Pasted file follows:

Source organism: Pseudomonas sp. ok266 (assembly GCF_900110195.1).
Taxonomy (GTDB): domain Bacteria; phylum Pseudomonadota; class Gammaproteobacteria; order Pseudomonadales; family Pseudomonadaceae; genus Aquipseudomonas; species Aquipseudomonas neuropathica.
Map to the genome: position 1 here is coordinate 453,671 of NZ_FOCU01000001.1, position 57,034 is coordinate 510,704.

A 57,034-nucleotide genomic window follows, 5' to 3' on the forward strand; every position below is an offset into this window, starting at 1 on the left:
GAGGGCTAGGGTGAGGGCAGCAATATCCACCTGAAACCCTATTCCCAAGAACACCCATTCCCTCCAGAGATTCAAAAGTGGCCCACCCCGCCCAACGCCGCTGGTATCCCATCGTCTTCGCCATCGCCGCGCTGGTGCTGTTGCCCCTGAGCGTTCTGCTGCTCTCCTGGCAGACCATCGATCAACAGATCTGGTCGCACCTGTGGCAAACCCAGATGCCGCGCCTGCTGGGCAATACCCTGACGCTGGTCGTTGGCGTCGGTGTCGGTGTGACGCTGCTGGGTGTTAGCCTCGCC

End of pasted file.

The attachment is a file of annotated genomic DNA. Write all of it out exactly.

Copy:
Source organism: Pseudomonas sp. ok266 (assembly GCF_900110195.1).
Taxonomy (GTDB): domain Bacteria; phylum Pseudomonadota; class Gammaproteobacteria; order Pseudomonadales; family Pseudomonadaceae; genus Aquipseudomonas; species Aquipseudomonas neuropathica.
Map to the genome: position 1 here is coordinate 453,671 of NZ_FOCU01000001.1, position 57,034 is coordinate 510,704.

A 57,034-nucleotide genomic window follows, 5' to 3' on the forward strand; every position below is an offset into this window, starting at 1 on the left:
GAGGGCTAGGGTGAGGGCAGCAATATCCACCTGAAACCCTATTCCCAAGAACACCCATTCCCTCCAGAGATTCAAAAGTGGCCCACCCCGCCCAACGCCGCTGGTATCCCATCGTCTTCGCCATCGCCGCGCTGGTGCTGTTGCCCCTGAGCGTTCTGCTGCTCTCCTGGCAGACCATCGATCAACAGATCTGGTCGCACCTGTGGCAAACCCAGATGCCGCGCCTGCTGGGCAATACCCTGACGCTGGTCGTTGGCGTCGGTGTCGGTGTGACGCTGCTGGGTGTTAGCCTCGCC